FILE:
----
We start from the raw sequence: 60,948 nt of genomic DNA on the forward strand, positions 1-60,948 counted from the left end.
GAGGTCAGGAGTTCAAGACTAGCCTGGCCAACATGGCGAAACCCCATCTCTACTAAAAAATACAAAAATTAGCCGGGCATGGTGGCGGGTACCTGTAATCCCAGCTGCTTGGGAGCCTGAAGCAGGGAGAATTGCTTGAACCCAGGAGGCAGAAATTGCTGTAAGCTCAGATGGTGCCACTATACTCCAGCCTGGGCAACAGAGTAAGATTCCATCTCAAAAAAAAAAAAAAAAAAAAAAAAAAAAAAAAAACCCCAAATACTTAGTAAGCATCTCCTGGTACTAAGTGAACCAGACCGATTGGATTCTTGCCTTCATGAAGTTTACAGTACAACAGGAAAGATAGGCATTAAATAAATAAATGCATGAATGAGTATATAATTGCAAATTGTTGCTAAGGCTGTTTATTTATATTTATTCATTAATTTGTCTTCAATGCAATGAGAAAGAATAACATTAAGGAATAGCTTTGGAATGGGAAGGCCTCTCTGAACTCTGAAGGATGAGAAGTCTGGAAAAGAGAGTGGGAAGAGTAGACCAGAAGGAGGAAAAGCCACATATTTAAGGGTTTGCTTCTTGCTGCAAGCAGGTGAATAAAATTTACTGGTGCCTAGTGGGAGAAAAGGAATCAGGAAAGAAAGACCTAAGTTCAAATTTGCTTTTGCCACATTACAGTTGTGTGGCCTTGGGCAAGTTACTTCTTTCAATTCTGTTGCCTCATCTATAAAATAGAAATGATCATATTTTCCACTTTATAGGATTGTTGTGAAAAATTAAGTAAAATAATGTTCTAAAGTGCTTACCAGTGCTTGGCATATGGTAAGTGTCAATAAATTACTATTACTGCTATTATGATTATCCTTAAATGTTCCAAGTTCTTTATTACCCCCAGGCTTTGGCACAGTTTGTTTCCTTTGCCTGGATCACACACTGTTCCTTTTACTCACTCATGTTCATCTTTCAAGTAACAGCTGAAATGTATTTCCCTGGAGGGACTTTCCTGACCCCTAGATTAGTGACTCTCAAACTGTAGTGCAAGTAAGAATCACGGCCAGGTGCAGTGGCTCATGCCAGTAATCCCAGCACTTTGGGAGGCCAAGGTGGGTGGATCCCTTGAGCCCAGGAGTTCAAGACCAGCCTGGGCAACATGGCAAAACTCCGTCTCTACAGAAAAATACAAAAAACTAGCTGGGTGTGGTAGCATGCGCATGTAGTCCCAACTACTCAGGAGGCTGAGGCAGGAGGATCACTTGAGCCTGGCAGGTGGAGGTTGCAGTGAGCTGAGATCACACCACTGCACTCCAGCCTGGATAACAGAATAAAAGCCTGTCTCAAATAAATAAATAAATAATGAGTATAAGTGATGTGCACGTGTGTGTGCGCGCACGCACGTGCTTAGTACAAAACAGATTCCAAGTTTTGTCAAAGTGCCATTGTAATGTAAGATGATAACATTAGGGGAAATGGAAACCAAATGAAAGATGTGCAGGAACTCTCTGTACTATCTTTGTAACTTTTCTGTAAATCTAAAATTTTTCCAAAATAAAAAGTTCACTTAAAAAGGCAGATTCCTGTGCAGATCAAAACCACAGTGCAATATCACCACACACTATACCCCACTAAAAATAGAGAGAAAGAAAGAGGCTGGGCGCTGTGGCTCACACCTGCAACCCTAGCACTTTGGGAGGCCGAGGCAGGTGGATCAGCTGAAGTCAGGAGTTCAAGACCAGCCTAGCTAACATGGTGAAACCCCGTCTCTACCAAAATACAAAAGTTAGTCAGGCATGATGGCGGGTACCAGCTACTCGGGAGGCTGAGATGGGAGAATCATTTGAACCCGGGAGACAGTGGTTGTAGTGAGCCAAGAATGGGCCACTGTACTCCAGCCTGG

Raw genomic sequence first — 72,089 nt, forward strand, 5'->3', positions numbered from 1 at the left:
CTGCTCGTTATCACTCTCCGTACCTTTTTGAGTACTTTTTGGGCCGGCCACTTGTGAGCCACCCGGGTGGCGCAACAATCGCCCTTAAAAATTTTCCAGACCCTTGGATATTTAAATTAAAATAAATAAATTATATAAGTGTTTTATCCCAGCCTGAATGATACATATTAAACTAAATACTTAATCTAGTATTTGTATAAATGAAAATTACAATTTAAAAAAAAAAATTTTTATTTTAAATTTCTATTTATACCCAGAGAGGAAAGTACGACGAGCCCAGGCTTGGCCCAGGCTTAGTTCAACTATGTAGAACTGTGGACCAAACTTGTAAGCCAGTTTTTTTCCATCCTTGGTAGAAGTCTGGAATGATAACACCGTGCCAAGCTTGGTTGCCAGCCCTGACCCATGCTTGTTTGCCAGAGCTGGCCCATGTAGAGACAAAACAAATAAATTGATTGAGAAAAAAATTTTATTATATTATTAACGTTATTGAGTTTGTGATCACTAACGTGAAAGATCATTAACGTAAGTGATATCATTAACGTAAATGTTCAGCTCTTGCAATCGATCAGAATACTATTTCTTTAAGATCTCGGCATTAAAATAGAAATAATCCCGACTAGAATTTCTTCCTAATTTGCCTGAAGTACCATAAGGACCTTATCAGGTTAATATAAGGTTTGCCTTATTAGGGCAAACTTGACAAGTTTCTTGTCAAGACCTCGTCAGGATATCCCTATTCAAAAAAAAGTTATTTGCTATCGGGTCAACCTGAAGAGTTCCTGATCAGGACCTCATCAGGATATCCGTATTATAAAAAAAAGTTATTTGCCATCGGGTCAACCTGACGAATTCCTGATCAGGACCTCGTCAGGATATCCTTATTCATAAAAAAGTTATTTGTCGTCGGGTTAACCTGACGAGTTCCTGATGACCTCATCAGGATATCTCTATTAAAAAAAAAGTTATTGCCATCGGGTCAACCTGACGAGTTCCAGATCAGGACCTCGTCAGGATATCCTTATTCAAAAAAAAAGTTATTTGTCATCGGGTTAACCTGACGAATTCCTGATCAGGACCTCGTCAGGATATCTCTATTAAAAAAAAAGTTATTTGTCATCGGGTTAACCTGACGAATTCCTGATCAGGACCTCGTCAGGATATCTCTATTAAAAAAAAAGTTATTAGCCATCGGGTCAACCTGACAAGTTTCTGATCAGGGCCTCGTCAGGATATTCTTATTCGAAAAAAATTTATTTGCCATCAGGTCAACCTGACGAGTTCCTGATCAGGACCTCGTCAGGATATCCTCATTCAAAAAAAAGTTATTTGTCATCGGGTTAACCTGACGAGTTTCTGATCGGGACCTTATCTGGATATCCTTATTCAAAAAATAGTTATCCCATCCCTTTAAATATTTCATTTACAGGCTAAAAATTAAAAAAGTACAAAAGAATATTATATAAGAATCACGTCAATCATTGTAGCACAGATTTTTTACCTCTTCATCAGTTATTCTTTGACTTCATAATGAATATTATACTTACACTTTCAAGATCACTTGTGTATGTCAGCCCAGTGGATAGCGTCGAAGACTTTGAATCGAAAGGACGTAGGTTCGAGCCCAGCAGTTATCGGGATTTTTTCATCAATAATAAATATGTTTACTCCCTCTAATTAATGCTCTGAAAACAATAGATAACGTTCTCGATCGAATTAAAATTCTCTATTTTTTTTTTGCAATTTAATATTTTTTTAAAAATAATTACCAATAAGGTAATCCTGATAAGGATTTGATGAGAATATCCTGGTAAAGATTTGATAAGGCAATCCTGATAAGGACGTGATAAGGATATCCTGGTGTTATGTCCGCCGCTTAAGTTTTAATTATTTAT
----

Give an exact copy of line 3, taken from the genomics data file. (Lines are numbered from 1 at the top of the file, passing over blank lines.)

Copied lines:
Raw genomic sequence first — 72,089 nt, forward strand, 5'->3', positions numbered from 1 at the left: